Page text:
CopycatPlagiarism is the “wrongful appropriation” and “stealing and publication” of another author’s “language, thoughts, ideas, or expressions” and the representation of them as one’s own original work. The idea remains problematic with unclear definitions and unclear rules. - Definition via Wikipedia  It’s hard not to be curious about the Chinese predilection for copycat architecture. As the country’s economy skyrockets faster than any other’s, China’s suburbs are sprouting up replicas of iconic landmarks from mostly European cities. There’s a miniature Paris, complete with Eiffel Tower, in the outskirts of Hangzhou. There’s a British-inspired “Thames Town” outside of Shanghai. Shijiazhuang has a Great Sphinx, complete (incomplete?) with a missing nose. The White House is one of the most copied buildings throughout the country. People live and work inside these structures. To outsiders, China’s passion for derivative architecture might seem bizarre. Why make your country into a theme park? Is creativity so lacking among Chinese architects that they’re left to mimic a Western, romanticized past?
These questions miss the point, according to Bianca Bosker, author of 2013’s Original Copies: Architectural Mimicry in Contemporary China. In the first thorough account of Chinese “copycat” architecture, Bosker makes the case that these buildings offer insight into the complicated aspirations of the Chinese middle class.  In the case of China’s Western-themed towns we need to understand the cultural and economic context of the period of time when they first started being conceived. When China’s first architectural-appropriations began appearing, the country had just awoken from the doldrums of government-mandated architectural monotony and pragmatism.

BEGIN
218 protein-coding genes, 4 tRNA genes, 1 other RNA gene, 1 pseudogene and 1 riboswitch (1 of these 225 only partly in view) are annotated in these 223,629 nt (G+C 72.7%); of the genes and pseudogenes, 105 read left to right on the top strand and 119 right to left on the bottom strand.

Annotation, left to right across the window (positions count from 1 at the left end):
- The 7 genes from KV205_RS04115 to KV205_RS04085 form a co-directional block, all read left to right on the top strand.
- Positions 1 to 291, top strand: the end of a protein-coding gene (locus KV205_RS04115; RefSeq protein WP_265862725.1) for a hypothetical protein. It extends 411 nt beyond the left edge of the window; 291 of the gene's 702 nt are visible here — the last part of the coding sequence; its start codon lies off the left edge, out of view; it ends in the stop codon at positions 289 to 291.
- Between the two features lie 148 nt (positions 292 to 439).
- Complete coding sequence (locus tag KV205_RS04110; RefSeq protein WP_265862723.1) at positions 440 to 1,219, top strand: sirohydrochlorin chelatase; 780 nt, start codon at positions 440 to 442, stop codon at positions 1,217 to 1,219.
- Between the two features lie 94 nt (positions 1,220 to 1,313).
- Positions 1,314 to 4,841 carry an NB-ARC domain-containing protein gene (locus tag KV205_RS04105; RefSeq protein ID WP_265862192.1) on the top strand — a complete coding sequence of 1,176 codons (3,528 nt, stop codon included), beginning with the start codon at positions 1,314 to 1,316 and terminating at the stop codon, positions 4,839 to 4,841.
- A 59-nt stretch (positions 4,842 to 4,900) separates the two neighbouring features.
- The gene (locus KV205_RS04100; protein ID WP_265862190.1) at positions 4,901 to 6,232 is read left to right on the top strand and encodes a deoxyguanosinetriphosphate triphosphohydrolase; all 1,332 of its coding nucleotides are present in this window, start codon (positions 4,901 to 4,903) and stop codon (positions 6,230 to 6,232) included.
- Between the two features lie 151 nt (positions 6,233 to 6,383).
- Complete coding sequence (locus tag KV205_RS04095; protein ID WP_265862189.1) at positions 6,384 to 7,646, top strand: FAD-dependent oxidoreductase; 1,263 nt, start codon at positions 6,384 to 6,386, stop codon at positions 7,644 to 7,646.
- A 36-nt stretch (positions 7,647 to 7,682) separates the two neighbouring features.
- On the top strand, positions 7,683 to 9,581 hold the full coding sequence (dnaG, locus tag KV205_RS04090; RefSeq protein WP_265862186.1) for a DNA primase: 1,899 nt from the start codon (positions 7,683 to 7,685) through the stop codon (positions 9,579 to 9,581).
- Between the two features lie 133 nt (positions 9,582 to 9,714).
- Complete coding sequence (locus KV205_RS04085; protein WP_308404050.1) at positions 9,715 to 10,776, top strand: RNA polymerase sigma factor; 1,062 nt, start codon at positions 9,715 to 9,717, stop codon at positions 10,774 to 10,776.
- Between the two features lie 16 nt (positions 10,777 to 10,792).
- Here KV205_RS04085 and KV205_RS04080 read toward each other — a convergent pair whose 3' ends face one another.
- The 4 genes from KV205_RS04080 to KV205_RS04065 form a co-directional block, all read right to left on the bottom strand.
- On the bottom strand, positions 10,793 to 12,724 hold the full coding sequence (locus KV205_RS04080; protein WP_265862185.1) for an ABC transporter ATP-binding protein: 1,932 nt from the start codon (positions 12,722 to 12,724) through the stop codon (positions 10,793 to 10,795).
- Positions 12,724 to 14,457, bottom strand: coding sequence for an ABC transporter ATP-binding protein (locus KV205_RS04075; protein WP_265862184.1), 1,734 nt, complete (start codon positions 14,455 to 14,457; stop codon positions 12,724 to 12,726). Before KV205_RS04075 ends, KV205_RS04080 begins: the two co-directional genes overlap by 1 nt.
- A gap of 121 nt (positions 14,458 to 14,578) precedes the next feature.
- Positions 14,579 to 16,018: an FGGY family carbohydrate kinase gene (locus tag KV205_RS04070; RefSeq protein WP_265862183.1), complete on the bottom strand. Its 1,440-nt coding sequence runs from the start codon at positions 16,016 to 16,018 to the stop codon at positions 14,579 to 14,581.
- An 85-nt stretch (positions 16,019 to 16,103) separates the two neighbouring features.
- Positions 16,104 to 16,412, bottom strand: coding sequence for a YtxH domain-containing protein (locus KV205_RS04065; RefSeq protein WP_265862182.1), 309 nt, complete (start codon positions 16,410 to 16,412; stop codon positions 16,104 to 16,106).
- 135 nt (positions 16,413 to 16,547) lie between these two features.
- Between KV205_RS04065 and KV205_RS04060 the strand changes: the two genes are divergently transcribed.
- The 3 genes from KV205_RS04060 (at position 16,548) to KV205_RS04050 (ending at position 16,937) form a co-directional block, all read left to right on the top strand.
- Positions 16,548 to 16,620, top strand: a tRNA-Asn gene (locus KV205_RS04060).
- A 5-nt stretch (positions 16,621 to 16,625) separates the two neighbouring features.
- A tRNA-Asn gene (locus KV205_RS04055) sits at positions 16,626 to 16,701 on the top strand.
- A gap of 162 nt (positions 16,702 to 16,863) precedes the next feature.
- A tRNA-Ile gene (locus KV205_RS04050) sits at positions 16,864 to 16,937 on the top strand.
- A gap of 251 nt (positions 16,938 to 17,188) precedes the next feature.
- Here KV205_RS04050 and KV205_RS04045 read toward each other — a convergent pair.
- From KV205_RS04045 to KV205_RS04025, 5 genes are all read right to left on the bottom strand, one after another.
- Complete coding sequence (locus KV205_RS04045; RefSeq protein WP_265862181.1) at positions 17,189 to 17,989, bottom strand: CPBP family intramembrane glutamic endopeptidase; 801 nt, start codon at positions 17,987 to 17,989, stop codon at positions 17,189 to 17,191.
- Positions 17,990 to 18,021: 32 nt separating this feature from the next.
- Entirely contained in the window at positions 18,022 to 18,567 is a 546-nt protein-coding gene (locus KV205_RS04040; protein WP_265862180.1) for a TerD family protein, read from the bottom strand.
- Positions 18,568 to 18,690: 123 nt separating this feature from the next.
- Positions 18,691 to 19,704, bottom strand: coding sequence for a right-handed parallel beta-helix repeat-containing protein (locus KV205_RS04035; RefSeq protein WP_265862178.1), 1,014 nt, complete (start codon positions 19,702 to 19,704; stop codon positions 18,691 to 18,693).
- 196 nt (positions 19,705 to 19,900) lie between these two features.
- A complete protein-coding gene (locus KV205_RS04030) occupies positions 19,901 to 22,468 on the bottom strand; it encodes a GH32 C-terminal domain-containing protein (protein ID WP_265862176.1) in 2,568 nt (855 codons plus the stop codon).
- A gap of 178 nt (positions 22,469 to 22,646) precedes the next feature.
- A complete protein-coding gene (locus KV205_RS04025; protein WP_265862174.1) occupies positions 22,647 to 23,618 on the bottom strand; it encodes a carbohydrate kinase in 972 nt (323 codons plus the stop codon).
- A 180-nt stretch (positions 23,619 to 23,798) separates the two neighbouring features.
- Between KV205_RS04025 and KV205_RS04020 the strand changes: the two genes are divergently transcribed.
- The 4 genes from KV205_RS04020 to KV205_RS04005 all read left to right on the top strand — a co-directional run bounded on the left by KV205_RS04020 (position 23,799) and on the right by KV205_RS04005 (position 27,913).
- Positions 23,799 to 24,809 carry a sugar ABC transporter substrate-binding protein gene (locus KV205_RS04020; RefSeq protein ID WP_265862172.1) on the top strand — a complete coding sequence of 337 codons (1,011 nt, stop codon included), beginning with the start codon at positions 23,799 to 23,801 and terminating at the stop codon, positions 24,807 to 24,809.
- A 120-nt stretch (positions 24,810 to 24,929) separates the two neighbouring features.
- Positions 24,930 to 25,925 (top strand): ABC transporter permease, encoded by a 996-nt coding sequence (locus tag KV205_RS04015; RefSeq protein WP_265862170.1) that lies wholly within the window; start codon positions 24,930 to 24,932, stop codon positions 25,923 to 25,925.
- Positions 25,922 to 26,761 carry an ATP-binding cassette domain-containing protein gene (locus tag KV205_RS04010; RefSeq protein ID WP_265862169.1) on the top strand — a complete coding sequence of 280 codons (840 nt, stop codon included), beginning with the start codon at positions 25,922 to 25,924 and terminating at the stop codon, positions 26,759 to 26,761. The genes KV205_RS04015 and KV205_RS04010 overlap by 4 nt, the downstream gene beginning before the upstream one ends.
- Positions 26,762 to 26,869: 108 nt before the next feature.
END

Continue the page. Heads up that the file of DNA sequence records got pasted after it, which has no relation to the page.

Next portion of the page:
Communism tends to have the effect of wiping a country’s traditional slates clean, and this is especially true when it comes to architecture and urban design. Starting from the Communist takeover in 1949, China went to war against its traditional and diverse styles of architecture, which often included the wholesale demolition of buildings which represented the old, “bourgeois” classes that built them. In their place went hastily constructed houses for workers and, eventually, the seas of virtually identical, off-white, block-like buildings and apartment complexes which infamously gave the country a “thousand cities with the same face.” But in the late-1990s, when regulations on private home ownership and sale were loosened, there was a sudden explosion in demand for commodity houses which were more aesthetically appealing than the drab concrete cubes everybody was living in and could manifest the new power of choice and wealth that a growing segment of the population suddenly found themselves with.